9 Jan 2018
Researchers have discovered a gene that makes grass more digestible to livestock, which, in turn, means biomass can be more easily converted into biofuel.
Image: Rothamsted Research
Currently, plant biomass is predominately made up of cell walls with significant calorific value – an evolutionary advantage for survival spanning 60 million years – making it difficult for livestock to digest. As a result, the biomass produced by livestock is difficult to process into ethanol fuel when it reaches biorefineries.
However, the identification of the gene that causes cells walls to become more robust – known as feruloylation – has been named a ‘significant breakthrough’ for biofuel production.
Rowan Mitchell, co-team leader and plant biologist at Rothamsted Research, says ‘the impact is potentially global as every country uses grass crops to feed animals and several biofuel plants around the world use this feedstock.’
Researchers were able to produce genetically-modified plants in which a transgene supressed the expression of the endogenous gene that causes cell wall stiffness to 20% of normal levels, meaning the biomass produced was less feruloylated and easier to digest.
‘We identified grass-specific genes as candidates for controlling cell wall feruloylation 10 years ago, but it has proved very difficult to demonstrate this role although many labs have tried,’ says Mitchell. He notes that increased feruloyation can decrease digestibility – a key factor in determining how cost-effective it is to produce the biofuels from biomass.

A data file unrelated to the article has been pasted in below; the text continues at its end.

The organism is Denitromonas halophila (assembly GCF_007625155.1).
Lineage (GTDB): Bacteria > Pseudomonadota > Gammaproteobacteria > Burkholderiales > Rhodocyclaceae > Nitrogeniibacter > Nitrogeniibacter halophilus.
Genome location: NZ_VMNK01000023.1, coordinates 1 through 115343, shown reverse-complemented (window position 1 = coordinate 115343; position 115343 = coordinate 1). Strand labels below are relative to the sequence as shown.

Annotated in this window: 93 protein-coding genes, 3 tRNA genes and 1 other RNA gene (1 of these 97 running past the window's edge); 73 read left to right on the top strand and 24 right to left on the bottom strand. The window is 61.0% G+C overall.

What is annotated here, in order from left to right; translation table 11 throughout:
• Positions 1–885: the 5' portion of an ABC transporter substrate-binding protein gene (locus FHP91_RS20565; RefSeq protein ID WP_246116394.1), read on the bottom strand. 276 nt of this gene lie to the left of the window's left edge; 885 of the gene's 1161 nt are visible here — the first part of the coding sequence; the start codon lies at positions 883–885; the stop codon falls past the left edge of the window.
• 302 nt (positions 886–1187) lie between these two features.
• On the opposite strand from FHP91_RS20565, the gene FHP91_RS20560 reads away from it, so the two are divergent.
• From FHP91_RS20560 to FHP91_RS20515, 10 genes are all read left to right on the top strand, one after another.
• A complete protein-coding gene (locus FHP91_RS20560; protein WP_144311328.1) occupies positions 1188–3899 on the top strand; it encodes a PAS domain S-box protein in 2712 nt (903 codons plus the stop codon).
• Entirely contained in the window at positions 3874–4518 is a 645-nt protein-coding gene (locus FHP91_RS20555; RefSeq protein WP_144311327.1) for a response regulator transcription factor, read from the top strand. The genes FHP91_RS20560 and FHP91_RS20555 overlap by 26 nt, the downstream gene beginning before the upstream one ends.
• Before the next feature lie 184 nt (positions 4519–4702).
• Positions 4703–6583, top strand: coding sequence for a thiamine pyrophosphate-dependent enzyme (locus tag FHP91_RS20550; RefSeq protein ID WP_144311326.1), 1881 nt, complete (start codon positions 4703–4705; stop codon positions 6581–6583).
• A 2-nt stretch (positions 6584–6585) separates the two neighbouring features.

This discovery could be a huge boost for the biofuel industry, an expanding area of research and development in Brazil. ‘Economically and environmentally, our livestock industry will benefit from more efficient foraging and our biofuels industry will benefit from biomass that needs fewer artificial enzymes to break it down during the hydrolysis process,’ says Hugo Molinari, the team’s other co-leader and Director of Research at the Laboratory of Genetics and Biotechnology, Embrapa Agroenergy, Brazil.
According to Mitchell, the suppression of the endogenous gene has no effect on a plant’s ability to produce biomass. Next, the group will build on this work to identify which gene facilitates the feruloyation process, which would make the biofuel method even more efficient, he says.
With billions of tonnes of biomass produced each year, this cost-effective breakthrough could help the biofuel industry contribute to a shift away from fossil fuels in the energy market.
By Georgina Hines